What about fathers? Many girls feel embarrassed to talk to them about menstruation. Some want their father to play an indirect role by offering support and understanding, while others prefer that he not be involved.

In many countries the number of single-father households has increased over the past few decades. * Thus, more and more fathers will need to rise to the challenge of educating their daughters about menstruation. These fathers will need to be familiar with the basics of menstruation as well as with the other physical and emotional changes their daughters are facing. Fathers may choose to turn to their own mothers or sisters for practical advice and help in this regard.

When to Start Discussions

In industrialized countries, such as the United States, South Korea, and parts of Western Europe, the average age for menarche is generally between 12 and 13 years, although it can occur as early as 8 and as late as 16 or 17. In parts of Africa and Asia, the average age for menarche tends to be higher. For example, in Nigeria the average age is 15. Several factors, such as genetics, economic status, nutrition, physical activity, and altitude, can affect the timing of menarche.

It is best to start sharing information with your daughter before she has her first period. Hence, conversations regarding body changes and menstruation should begin early, perhaps when your daughter is about eight years of age. You may feel that this is too early, but if your daughter is between the ages of eight and ten, it is likely that her body is already beginning to mature internally in response to surges of hormones. You will notice external physical changes associated with puberty, such as breast development and an  increase in body hair. Most girls experience a growth spurt (rapid increase in height and weight) right before menarche.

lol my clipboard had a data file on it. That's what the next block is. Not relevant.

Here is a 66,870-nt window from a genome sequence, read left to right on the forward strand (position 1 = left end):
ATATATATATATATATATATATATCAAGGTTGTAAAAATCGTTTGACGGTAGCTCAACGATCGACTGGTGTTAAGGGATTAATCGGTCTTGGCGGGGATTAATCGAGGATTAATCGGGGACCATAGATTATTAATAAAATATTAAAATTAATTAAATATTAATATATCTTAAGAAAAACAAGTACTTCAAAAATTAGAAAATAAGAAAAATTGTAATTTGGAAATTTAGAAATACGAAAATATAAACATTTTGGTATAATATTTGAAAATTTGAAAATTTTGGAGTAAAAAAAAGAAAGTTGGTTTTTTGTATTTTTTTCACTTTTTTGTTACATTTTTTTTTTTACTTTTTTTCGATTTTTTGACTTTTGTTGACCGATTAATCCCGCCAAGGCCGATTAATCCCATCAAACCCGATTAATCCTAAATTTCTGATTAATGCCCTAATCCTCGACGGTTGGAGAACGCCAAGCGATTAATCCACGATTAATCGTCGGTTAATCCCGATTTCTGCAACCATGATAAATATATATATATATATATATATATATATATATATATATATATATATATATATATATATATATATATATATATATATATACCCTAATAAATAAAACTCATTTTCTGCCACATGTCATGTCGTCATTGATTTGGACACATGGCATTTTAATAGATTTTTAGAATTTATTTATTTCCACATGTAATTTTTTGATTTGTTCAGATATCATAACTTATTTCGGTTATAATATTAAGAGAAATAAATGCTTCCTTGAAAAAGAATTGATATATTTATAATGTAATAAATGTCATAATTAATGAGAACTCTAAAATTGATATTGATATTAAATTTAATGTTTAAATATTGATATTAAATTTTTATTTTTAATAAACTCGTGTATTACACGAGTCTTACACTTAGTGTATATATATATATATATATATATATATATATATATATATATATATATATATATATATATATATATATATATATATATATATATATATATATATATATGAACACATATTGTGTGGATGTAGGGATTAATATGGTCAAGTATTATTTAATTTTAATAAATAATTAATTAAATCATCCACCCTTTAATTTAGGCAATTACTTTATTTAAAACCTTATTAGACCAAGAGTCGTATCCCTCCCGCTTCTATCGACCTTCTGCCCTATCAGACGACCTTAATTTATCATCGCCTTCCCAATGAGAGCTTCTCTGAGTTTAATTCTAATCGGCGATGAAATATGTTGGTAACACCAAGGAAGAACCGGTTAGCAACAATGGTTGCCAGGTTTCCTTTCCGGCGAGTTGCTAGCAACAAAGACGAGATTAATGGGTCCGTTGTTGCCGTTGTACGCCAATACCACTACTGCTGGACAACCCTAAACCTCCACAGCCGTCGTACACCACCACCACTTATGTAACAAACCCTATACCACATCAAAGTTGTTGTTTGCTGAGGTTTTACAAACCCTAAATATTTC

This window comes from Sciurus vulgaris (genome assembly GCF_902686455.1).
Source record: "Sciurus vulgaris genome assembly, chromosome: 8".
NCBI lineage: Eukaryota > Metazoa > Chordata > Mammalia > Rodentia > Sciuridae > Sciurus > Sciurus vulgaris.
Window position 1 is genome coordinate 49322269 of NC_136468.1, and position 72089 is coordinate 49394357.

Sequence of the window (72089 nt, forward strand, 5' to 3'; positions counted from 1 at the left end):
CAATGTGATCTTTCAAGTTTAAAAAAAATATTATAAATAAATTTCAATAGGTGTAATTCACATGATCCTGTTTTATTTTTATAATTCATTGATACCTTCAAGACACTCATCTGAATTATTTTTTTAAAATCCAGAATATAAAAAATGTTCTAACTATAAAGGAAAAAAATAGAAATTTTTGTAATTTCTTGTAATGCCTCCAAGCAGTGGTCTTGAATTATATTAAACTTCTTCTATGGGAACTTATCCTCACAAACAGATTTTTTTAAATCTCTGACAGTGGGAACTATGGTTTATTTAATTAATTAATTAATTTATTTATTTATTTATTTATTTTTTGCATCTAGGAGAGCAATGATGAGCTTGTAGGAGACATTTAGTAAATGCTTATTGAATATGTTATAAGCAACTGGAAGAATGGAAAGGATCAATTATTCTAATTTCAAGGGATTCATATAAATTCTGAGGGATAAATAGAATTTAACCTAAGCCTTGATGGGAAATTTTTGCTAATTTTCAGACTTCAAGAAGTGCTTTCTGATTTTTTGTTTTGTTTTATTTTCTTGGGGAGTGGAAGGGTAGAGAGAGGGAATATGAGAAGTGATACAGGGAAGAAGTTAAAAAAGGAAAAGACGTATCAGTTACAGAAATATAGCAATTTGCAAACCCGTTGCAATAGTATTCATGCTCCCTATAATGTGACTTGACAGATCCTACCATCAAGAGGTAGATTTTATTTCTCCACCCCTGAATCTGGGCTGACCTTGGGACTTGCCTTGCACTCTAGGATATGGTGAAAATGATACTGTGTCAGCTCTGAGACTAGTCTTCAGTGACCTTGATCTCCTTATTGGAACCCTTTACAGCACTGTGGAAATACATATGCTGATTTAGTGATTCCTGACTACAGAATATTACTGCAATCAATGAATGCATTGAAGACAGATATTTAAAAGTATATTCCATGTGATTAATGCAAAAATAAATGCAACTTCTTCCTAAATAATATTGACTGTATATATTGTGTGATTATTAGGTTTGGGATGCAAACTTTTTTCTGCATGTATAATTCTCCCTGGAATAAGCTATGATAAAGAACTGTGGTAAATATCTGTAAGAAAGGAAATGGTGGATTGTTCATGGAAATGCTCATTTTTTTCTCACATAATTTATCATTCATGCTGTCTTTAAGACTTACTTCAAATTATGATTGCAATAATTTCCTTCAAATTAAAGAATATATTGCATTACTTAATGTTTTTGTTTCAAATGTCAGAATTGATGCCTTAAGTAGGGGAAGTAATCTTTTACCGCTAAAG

How to Approach the Subject

Girls who are approaching menarche are often curious about what to expect. Likely they have heard other girls at school discussing the subject. They have questions, but many have difficulty formulating exactly how to ask about it. They may be embarrassed about the subject.

The same is true for parents. Although mothers are usually the primary source of information about menstruation, they often feel ill-prepared and awkward when discussing the subject. Perhaps this is how you feel. So how do you begin a conversation about menarche and menstruation with your daughter?